And she said,.... Repeating what she had said before, for the confirmation of it, or as correcting what the women had said; and so may be rendered:

but she said; giving her own and only reason for the name of the child:

the glory is departed from Israel, for the ark of God is taken; so when the word, worship, and ordinances of God are removed from a people, the glory is gone from them; the God of glory is no more seen among them, who is so glorious in his nature, perfections, and works; and Christ, the Lord of life and glory, is no more held forth unto them in the glories of his person, offices, and grace; and the glorious Gospel of Christ is no more preached unto them, so full of glorious doctrines and promises; and the glorious ordinances of it no more administered: and, when this is the case, the glory is departed from a people; and which is owing to their formality, lukewarmness, unfruitfulness, negligent attendance on the worship of God, contempt of the word and ordinances, and an unbecoming walk and conversation.

And she said, {k} The glory is departed from Israel: for the ark of God is taken.

(k) She uttered her great sorrow by repeating her words.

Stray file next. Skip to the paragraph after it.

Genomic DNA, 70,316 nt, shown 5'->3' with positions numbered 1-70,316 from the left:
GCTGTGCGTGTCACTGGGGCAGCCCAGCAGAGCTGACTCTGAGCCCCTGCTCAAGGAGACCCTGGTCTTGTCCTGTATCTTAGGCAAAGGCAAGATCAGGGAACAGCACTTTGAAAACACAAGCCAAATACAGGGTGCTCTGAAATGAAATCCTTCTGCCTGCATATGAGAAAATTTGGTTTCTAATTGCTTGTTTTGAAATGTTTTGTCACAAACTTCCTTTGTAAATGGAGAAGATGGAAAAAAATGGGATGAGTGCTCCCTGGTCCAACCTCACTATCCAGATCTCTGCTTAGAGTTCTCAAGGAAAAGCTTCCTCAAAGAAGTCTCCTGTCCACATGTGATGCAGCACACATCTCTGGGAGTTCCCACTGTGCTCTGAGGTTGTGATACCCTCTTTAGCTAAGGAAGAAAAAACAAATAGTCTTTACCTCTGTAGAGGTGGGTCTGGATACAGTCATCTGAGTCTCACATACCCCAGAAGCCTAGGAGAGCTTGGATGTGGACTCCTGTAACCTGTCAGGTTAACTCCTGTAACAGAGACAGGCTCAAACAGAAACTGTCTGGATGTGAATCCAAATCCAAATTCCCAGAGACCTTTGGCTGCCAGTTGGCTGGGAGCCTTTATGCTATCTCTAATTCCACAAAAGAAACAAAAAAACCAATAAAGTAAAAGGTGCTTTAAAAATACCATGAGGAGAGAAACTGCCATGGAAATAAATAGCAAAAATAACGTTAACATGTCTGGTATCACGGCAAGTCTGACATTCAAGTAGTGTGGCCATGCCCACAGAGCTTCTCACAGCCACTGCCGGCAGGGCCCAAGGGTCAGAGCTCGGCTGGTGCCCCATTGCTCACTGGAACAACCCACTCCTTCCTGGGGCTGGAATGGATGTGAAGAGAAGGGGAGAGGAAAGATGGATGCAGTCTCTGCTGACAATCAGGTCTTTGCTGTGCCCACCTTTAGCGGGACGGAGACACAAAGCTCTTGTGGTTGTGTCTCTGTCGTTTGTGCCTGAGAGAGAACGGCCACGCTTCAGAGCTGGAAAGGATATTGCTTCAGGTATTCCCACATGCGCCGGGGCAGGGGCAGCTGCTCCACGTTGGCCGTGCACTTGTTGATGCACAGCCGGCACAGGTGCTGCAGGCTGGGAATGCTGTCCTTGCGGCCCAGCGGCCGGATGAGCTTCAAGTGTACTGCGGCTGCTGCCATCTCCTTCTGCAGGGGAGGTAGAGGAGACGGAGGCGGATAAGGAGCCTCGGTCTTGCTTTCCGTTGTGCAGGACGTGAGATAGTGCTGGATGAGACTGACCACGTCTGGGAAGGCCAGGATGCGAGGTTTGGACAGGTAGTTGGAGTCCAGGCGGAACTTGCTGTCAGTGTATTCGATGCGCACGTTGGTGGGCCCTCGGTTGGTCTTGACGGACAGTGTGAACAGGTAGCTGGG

1 Samuel 4:22The judgment which fell upon Eli through this stroke extended still further. His daughter-in-law, the wife of Phinehas, was with child (near) to be delivered. ללת, contracted from ללדת (from ילד: see Ges. 69, 3, note 1; Ewald, 238, c.). When she heard the tidings of the capture (אל־הלּקח, "with regard to the being taken away") of the ark of God, and the death of her father-in-law and husband, she fell upon her knees and was delivered, for her pains had fallen upon her (lit. had turned against her), and died in consequence. Her death, however, was but a subordinate matter to the historian. He simply refers to it casually in the words, "and about the time of her death," for the purpose of giving her last words, in which she gave utterance to her grief at the loss of the ark, as a matter of greater importance in relation to his object. As she lay dying, the women who stood round sought to comfort her, by telling her that she had brought forth a son; but "she did not answer, and took no notice (לב שׁוּת equals לב שׂוּם, animum advertere; cf. Psalm 62:11), but called to the boy (i.e., named him), Ichabod (כבוד אי, no glory), saying, The glory of Israel is departed," referring to the capture of the ark of God, and also to her father-in-law and husband. She then said again, "Gone (גּלה, wandered away, carried off) is the glory of Israel, for the ark of God is taken." The repetition of these words shows how deeply the wife of the godless Phinehas had taken to heart the carrying off of the ark, and how in her estimation the glory of Israel had departed with it. Israel could not be brought lower. With the surrender of the earthly throne of His glory, the Lord appeared to have abolished His covenant of grace with Israel; for the ark, with the tables of the law and the capporeth, was the visible pledge of the covenant of grace which Jehovah had made with Israel.